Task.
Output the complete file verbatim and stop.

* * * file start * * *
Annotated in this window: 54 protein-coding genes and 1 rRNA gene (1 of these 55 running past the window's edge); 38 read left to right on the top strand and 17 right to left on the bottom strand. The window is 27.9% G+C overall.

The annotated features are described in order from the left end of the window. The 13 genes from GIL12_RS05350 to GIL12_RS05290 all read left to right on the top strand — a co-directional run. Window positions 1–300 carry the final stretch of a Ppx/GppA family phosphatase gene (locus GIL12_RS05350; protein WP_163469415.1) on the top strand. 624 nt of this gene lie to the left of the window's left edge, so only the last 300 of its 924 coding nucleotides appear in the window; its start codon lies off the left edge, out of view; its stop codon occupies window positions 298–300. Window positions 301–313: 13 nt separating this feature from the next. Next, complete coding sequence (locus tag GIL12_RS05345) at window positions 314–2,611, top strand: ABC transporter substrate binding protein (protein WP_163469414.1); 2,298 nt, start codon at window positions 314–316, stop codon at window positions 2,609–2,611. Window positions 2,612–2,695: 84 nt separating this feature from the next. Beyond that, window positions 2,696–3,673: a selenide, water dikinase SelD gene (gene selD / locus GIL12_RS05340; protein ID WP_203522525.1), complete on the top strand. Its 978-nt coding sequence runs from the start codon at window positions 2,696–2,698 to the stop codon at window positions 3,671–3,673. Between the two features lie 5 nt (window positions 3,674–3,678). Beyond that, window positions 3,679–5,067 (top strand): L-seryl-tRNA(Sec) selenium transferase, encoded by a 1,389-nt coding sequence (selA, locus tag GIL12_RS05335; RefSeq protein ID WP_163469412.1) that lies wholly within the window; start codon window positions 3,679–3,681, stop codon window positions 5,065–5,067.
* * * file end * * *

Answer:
Annotated in this window: 54 protein-coding genes and 1 rRNA gene (1 of these 55 running past the window's edge); 38 read left to right on the top strand and 17 right to left on the bottom strand. The window is 27.9% G+C overall.

The annotated features are described in order from the left end of the window. The 13 genes from GIL12_RS05350 to GIL12_RS05290 all read left to right on the top strand — a co-directional run. Window positions 1–300 carry the final stretch of a Ppx/GppA family phosphatase gene (locus GIL12_RS05350; protein WP_163469415.1) on the top strand. 624 nt of this gene lie to the left of the window's left edge, so only the last 300 of its 924 coding nucleotides appear in the window; its start codon lies off the left edge, out of view; its stop codon occupies window positions 298–300. Window positions 301–313: 13 nt separating this feature from the next. Next, complete coding sequence (locus tag GIL12_RS05345) at window positions 314–2,611, top strand: ABC transporter substrate binding protein (protein WP_163469414.1); 2,298 nt, start codon at window positions 314–316, stop codon at window positions 2,609–2,611. Window positions 2,612–2,695: 84 nt separating this feature from the next. Beyond that, window positions 2,696–3,673: a selenide, water dikinase SelD gene (gene selD / locus GIL12_RS05340; protein ID WP_203522525.1), complete on the top strand. Its 978-nt coding sequence runs from the start codon at window positions 2,696–2,698 to the stop codon at window positions 3,671–3,673. Between the two features lie 5 nt (window positions 3,674–3,678). Beyond that, window positions 3,679–5,067 (top strand): L-seryl-tRNA(Sec) selenium transferase, encoded by a 1,389-nt coding sequence (selA, locus tag GIL12_RS05335; RefSeq protein ID WP_163469412.1) that lies wholly within the window; start codon window positions 3,679–3,681, stop codon window positions 5,065–5,067.